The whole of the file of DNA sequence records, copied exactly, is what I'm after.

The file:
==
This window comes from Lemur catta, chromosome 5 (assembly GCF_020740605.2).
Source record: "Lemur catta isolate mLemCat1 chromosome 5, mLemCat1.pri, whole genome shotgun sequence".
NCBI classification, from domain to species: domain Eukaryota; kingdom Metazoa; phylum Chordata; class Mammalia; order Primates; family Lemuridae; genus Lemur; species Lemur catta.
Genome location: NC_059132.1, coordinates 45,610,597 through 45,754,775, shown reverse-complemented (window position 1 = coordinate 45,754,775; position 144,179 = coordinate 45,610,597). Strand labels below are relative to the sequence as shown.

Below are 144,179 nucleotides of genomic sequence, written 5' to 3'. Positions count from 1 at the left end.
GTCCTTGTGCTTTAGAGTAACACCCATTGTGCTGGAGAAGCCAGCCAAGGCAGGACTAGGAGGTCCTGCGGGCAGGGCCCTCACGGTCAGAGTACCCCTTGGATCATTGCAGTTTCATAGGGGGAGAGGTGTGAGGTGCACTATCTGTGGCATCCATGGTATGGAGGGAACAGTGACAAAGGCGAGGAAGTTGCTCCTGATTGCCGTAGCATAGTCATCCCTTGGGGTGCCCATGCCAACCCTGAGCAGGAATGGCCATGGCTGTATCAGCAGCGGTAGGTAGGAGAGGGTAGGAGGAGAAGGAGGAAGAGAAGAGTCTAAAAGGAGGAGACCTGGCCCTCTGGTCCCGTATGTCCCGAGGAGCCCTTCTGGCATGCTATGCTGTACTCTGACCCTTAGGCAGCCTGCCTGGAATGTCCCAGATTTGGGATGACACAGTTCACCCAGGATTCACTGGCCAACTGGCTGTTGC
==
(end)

This window comes from Lemur catta, chromosome 5 (assembly GCF_020740605.2).
Source record: "Lemur catta isolate mLemCat1 chromosome 5, mLemCat1.pri, whole genome shotgun sequence".
NCBI classification, from domain to species: domain Eukaryota; kingdom Metazoa; phylum Chordata; class Mammalia; order Primates; family Lemuridae; genus Lemur; species Lemur catta.
Genome location: NC_059132.1, coordinates 45,610,597 through 45,754,775, shown reverse-complemented (window position 1 = coordinate 45,754,775; position 144,179 = coordinate 45,610,597). Strand labels below are relative to the sequence as shown.

Below are 144,179 nucleotides of genomic sequence, written 5' to 3'. Positions count from 1 at the left end.
GTCCTTGTGCTTTAGAGTAACACCCATTGTGCTGGAGAAGCCAGCCAAGGCAGGACTAGGAGGTCCTGCGGGCAGGGCCCTCACGGTCAGAGTACCCCTTGGATCATTGCAGTTTCATAGGGGGAGAGGTGTGAGGTGCACTATCTGTGGCATCCATGGTATGGAGGGAACAGTGACAAAGGCGAGGAAGTTGCTCCTGATTGCCGTAGCATAGTCATCCCTTGGGGTGCCCATGCCAACCCTGAGCAGGAATGGCCATGGCTGTATCAGCAGCGGTAGGTAGGAGAGGGTAGGAGGAGAAGGAGGAAGAGAAGAGTCTAAAAGGAGGAGACCTGGCCCTCTGGTCCCGTATGTCCCGAGGAGCCCTTCTGGCATGCTATGCTGTACTCTGACCCTTAGGCAGCCTGCCTGGAATGTCCCAGATTTGGGATGACACAGTTCACCCAGGATTCACTGGCCAACTGGCTGTTGC